92% of the Flemish youth (12-18 years old) has its own smartphone. For them, it is their most important digital device. Young people use their smartphone very multifunctional: to follow current events and to discuss homework, but also to game, stream music, and to chat. With this, smartphones slowly suppress game consoles and mp3 players.
Mediaraven and LINC concluded this with the biannual Apestaartjaren research. They took questionnaires from 330 children and 3300 young people, together with the research group MICT (Ghent University). They present all data in Louvain on the 12th and 13th of May.
Snapchat and Instagram are chasing Facebook
In 2016 is Facebook (87%) still the most used social network among young people (12-18 years old). But Snapchat (70%) and Instagram (60%) continue to advance. With children (9-12 years old), YouTube (43%) the most popular network, followed by Ketnet (42%). Girls are noticeably more active on social media than boys.
Mobile internet finally breaks through
Where in 2014 only 37% of young people had a data subscription (3G/4G), this has now risen to 63%. The more young people have mobile internet on their smartphone, the more interesting mobile messaging services become. Facebook Messenger (87%) remains the front runner, but the gap with Snapchat (66%) diminishes.
Social media handing out some blows to classic media
Also to follow the news every day, Flemish young people turn to their social media (71%) in the first place. The classic media suffers from this compared to 2014. Television, with 55%, fairly hangs on. But radio (39%) and newspapers (11%) lose much ground.
Sexting is not cool
Only 1,7% of the Flemish youth sends nude pictures using their smartphones. Boys and girls think almost equally about sexting. Only a small minority (2,6%) sees people who send sexts cool. The most used channel to send sexual images is Snapchat (81,1%). There, photos disappear after a few seconds. In theory, because 47% of the young people admits to take a screenshot on Snapchat at least once a week.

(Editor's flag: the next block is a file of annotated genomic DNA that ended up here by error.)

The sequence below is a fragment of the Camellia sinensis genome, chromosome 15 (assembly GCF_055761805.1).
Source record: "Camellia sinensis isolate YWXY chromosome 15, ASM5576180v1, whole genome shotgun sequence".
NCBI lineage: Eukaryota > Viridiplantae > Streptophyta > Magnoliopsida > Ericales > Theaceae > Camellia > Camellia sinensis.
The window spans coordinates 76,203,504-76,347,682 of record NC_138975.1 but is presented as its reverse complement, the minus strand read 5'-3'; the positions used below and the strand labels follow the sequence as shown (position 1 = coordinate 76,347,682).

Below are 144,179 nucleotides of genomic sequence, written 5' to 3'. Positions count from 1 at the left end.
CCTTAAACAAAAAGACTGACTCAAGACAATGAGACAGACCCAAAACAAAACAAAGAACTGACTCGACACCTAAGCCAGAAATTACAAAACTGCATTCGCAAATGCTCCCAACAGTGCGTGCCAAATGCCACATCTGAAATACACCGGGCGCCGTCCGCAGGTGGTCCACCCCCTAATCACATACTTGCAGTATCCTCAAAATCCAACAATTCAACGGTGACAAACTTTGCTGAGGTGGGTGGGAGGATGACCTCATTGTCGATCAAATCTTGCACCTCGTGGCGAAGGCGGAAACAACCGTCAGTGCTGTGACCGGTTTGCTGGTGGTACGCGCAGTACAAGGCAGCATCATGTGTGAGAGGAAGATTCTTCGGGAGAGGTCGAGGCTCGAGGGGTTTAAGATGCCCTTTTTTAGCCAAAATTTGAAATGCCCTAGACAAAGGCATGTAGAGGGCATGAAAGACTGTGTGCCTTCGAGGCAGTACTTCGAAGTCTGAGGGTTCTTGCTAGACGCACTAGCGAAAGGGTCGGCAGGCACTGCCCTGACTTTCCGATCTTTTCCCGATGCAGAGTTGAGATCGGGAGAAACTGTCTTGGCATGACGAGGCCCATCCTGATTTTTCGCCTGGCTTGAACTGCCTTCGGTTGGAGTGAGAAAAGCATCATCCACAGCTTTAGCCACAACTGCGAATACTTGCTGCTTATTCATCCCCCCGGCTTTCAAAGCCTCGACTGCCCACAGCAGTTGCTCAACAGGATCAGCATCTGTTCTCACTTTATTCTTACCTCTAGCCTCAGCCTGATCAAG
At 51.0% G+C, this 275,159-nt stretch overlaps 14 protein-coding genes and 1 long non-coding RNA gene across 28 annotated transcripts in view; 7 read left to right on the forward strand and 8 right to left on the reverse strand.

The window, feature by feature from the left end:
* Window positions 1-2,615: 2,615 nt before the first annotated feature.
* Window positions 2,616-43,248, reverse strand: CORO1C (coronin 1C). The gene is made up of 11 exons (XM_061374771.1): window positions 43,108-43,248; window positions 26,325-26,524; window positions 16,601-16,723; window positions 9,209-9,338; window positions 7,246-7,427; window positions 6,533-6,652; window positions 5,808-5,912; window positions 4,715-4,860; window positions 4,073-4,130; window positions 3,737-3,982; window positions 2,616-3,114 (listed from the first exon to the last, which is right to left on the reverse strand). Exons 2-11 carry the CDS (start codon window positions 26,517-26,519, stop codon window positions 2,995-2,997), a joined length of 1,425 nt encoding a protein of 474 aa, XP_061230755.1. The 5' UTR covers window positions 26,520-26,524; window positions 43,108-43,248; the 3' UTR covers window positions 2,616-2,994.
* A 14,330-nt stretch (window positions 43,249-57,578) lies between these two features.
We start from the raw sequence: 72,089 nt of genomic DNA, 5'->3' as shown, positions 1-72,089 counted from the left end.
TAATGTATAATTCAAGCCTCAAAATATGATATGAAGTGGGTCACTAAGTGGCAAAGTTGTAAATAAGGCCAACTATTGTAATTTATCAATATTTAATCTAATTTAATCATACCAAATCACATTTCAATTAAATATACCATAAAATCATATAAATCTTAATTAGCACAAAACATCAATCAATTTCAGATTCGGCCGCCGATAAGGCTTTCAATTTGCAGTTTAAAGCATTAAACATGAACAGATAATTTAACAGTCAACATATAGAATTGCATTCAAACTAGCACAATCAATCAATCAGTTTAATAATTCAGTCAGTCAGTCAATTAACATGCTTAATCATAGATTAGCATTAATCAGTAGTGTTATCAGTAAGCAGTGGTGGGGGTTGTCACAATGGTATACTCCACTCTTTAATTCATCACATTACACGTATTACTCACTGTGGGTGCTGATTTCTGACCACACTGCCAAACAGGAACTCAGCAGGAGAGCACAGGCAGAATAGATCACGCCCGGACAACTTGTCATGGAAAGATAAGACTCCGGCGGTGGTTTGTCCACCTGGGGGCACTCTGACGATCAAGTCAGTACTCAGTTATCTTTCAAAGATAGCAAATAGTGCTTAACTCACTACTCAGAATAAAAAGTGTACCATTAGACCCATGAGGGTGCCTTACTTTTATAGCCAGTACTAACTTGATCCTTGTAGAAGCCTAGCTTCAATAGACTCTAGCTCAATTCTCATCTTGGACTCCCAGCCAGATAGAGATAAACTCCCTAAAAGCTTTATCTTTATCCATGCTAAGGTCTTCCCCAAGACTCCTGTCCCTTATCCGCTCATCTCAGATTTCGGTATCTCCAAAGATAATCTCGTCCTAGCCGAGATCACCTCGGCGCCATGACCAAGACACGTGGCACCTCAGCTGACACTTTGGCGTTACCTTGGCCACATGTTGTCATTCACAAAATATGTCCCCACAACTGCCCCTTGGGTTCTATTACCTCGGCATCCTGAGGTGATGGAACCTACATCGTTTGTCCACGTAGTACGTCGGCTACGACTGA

Phubbing is not done
Are young people really so addicted to their smartphone as a lot of adults claim? Only 13% says to use their smartphone often during a conversation (=phubbing). 74% of the young people do not even appreciate it themselves if friends are constantly occupied with their smartphone during a conversation.
Talking instead of forbidding
How does the broad youth sector have to deal with that smartphone? Mediaraven and LINC call for everyone working with young people to have confidence in young people in the first place. New media are an essential part of their social environment. To keep this quiet or forbid it has little use.
An open dialogue on their media use and actively stimulating them to use that media creatively, both in school and in their free time. According to Mediaraven and LINC is this the right approach.
Everyone professionally occupied with young people benefit with a smartphone as a working tool. That smartphone serves as an access gate to the world of young people, and as a result offers new possibilities to communicate with them as a youth worker.